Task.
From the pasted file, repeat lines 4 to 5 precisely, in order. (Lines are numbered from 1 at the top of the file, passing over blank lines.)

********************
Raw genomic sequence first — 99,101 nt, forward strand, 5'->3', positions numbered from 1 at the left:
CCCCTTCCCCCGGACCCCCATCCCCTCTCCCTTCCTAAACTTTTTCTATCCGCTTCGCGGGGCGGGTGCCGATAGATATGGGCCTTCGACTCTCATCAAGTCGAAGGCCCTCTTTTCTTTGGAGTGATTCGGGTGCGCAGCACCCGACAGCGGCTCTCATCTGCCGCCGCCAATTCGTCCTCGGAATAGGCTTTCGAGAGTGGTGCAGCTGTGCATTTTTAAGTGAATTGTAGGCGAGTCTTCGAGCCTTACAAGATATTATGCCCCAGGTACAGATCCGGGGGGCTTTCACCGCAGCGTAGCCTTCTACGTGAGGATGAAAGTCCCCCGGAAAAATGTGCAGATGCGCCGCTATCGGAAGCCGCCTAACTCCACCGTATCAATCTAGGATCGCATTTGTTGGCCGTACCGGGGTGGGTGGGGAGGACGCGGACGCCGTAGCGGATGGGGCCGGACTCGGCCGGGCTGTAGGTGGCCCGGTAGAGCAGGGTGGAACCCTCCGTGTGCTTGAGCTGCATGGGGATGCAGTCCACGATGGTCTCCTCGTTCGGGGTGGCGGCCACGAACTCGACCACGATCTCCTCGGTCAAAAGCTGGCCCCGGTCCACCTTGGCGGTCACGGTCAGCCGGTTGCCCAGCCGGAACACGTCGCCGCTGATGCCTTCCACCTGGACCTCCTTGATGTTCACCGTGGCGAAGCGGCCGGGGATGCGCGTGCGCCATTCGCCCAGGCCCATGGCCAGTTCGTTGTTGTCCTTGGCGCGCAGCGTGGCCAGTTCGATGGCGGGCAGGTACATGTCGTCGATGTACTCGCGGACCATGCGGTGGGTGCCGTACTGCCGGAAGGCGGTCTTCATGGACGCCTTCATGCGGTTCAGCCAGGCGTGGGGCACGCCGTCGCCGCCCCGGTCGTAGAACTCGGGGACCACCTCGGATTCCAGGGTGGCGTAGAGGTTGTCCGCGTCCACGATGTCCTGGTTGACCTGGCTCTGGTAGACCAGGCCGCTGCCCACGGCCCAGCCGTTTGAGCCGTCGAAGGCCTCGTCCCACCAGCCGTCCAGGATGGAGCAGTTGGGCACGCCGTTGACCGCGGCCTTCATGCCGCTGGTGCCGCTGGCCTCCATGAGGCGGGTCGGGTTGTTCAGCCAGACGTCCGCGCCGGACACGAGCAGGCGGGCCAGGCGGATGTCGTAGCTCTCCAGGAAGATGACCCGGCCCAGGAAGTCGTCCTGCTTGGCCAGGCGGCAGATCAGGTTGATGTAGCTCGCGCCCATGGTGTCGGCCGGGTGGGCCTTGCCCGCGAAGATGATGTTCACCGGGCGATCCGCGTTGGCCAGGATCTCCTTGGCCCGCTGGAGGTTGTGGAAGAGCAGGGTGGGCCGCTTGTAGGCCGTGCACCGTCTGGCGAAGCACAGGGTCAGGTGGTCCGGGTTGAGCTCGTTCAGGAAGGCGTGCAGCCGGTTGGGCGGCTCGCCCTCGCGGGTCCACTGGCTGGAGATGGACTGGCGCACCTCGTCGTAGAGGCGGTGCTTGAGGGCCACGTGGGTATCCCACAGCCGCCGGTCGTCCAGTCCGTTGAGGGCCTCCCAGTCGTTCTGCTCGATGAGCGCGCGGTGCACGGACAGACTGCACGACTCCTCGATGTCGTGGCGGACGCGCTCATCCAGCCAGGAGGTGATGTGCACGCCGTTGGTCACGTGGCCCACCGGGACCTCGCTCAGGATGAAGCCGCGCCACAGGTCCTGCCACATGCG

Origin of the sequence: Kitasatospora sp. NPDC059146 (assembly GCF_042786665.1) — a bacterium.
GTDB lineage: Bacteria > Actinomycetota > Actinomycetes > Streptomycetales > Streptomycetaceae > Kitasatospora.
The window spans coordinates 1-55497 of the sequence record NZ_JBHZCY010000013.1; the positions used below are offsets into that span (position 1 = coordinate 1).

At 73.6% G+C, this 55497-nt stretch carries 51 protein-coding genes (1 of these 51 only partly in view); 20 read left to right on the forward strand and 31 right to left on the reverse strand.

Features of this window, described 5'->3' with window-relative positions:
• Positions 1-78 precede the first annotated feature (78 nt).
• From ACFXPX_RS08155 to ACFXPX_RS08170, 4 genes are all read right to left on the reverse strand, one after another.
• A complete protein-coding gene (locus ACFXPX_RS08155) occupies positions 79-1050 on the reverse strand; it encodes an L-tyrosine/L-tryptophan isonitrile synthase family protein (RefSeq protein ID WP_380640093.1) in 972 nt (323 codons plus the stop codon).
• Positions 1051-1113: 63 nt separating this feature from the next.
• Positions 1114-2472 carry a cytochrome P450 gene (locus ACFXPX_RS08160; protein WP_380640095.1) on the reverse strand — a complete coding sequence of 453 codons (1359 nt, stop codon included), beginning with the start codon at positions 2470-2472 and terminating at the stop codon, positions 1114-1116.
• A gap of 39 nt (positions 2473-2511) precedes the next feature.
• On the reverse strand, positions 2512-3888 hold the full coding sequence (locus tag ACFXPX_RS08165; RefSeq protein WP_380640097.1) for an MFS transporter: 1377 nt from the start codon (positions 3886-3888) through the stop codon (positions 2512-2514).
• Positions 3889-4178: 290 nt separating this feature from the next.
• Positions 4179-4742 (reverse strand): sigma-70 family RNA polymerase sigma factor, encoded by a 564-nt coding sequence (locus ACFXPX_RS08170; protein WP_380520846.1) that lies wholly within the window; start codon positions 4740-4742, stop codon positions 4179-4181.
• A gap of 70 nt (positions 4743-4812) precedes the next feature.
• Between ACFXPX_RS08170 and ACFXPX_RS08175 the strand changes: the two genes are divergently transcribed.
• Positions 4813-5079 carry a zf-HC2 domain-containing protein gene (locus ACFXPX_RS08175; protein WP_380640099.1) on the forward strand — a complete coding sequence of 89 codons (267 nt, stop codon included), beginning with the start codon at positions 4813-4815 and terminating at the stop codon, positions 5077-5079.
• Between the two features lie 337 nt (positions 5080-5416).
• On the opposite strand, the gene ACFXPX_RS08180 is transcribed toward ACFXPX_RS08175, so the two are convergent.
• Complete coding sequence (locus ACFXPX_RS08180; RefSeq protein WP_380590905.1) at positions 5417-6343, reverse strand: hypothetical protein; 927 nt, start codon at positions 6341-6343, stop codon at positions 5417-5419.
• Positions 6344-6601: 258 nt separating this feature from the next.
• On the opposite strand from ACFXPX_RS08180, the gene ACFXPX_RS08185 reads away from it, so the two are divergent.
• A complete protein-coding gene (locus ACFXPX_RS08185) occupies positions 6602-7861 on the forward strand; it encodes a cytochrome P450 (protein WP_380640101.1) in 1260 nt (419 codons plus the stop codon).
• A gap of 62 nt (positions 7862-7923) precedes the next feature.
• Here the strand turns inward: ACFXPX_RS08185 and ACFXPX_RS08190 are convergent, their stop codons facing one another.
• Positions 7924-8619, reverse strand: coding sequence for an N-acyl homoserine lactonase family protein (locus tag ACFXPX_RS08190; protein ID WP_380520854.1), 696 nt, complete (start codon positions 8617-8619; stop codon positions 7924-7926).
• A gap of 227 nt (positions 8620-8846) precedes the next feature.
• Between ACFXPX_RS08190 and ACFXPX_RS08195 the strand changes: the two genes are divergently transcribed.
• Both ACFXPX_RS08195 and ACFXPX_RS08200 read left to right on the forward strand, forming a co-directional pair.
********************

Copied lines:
GTDB lineage: Bacteria > Actinomycetota > Actinomycetes > Streptomycetales > Streptomycetaceae > Kitasatospora.
The window spans coordinates 1-55497 of the sequence record NZ_JBHZCY010000013.1; the positions used below are offsets into that span (position 1 = coordinate 1).